This is the last installment in an 11-part series of interviews with chiefs of United Nations offices in Korea. ― Ed.
Amid concerns over its dwindling commitment to climate initiatives, South Korea should muster the political will to follow through on its international pledges to curb emissions and the green growth initiative, the chief of the U.N. Office for Sustainable Development said.
Seoul has taken credit for promoting “green growth” as a global agenda. In 2009, the country vowed a voluntarily cut in its greenhouse gas emissions by 30 percent from projected levels by 2020 and funnel billions of dollars into related research and programs, including a carbon trading system. Korea is now home to such international agencies as the Green Climate Fund and the Global Green Growth Institute.
Yoon Jong-soo, however, is worried that the much-touted policy is losing momentum compared to the global trend, with many of ambitious initiatives on the brink of losing steam.
“The environment is a field in which Korea can play a leading role, but to do so it should continue setting examples as it has done over the past few years,” the former vice environment minister said in a recent interview with The Korea Herald.
|Yoon Jong-soo, head of the U.N. Office for Sustainable Development (Park Hyun-koo/The Korea Herald)|
“The efforts are underway in principle, but have been clearly weakened. Korea plays a significant role in coordinating the international community, but the current trend appears to demonstrate a lack of political will.”
Yoon’s remarks reflect growing criticism that the Park Geun-hye administration is backpedaling on the green growth vision, deemed a brainchild of its predecessor.
A presidential panel has been scaled down to a support group within the Prime Minister’s Office. With emissions showing no signs of abating, the 2020 goal is in jeopardy. And the envisioned cap-and-trade scheme faces a delay as corporate opposition persists.
“A project such as an emissions trading system is a promise to the international community and came with a comprehensive road map involving mid-term targets and detailed plans by sector,” he said.
“Postponing it for a short-term, small gain, not just easing tension regarding the details, will give the wrong signal to businesses, make it impossible for us to meet the target and push down national prestige and credibility.”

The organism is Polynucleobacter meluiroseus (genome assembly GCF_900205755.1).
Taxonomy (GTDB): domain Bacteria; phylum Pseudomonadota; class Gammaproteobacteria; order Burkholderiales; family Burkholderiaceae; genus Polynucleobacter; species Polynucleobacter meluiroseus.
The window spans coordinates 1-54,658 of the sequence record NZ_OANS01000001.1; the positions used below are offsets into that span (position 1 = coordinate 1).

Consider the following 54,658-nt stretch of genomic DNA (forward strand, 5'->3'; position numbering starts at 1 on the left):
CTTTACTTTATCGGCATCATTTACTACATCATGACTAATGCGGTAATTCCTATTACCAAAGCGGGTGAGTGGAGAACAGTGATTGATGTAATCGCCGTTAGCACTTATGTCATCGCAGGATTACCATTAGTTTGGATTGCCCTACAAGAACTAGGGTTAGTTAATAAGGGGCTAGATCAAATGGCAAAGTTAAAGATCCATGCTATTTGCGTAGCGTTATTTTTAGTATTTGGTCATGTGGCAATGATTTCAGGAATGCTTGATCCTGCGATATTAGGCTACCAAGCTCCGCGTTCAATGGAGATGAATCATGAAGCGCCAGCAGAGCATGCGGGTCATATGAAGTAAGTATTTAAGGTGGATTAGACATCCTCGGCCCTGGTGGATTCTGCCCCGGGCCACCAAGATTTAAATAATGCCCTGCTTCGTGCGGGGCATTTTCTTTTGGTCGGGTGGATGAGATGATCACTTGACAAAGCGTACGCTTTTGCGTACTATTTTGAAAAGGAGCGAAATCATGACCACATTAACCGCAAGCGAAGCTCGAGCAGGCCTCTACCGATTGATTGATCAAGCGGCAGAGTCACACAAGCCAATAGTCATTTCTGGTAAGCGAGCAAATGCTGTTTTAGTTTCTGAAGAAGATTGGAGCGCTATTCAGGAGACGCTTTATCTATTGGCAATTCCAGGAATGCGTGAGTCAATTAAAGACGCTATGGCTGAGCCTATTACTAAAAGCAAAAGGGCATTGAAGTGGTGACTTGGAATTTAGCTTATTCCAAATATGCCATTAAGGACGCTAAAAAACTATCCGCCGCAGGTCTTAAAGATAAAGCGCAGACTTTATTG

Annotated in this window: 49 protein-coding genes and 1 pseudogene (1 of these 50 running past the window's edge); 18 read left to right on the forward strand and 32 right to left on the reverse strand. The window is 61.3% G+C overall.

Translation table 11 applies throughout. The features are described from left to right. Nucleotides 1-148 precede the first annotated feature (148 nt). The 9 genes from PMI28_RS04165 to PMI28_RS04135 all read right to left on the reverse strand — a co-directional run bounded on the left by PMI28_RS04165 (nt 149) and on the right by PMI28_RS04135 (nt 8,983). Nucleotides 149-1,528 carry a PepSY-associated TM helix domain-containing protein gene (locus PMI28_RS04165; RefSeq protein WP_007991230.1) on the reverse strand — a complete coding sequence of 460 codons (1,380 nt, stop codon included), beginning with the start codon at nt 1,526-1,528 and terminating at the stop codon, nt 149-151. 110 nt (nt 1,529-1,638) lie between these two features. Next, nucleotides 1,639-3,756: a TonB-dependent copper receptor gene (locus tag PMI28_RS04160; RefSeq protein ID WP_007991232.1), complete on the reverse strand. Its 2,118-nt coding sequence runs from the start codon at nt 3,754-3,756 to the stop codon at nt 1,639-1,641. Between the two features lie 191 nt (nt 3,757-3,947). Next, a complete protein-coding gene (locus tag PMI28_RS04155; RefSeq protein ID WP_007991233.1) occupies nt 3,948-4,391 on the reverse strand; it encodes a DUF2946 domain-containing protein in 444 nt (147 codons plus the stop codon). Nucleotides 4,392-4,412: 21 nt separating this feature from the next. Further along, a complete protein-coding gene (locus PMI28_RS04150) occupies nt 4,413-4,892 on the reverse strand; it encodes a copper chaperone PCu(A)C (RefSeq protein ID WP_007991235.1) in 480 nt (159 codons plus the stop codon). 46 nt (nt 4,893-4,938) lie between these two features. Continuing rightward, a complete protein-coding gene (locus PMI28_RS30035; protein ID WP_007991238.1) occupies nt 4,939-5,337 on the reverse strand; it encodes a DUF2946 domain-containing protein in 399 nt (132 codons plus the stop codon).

Located in Songdo, Incheon, the UNOSD was launched in 2011 to help developing countries beef up their capacity through training, policy advice, forums and other means. It is managed by the U.N. Department of Economic and Social Affairs and supported by the Seoul government, Incheon City and Yonsei University.
Yoon joined the organization early last year, bringing more than 20 years of administrative experience and academic expertise in various environmental issues. While at the Environment Ministry, he assumed key posts including assistant minister for environmental policy; director general for water supply and sewage, waste circulation, and air and climate change; and environmental counselor at the permanent mission to the U.N. in New York.
With a new climate treaty in progress to replace the Kyoto Protocol, Seoul should focus on bridging the advanced and developing worlds to narrow their differences and boost all members’ contributions, he said.
“After all countries table their contributions, we will see if they can together tackle the problems facing the world. If there is a gap, there should be a process to gather the political will,” Yoon said.
“At the end of the day, (the accord) should be more concrete about means of implementation, whether through finance, technology or capacity development. … Devising business models are crucial to inducing private investment because public funds will not suffice.”
Next year will be pivotal as another new international framework will come to light on another key dimension of sustainable growth ― development.
At the so-called Rio+20 conference in Brazil in 2012, 193 member countries agreed to develop a set of sustainable development goals for 2030 to build on the Millennium Development Goals and converge with the post-2015 development agenda. They are now working on a draft to be submitted to the General Assembly later this year.
“Despite progress in some of the issues, the MDGs in a way paid less attention to emerging issues such as climate, water, sustainable consumption and production, energy and urbanization,” Yoon added.
“Though poverty reduction is inevitably the No. 1 unresolved priority in the U.N. system under which developing countries hold a majority, the general consensus appears that climate change will be another future driver for SDGs.”
By Shin Hyon-hee (firstname.lastname@example.org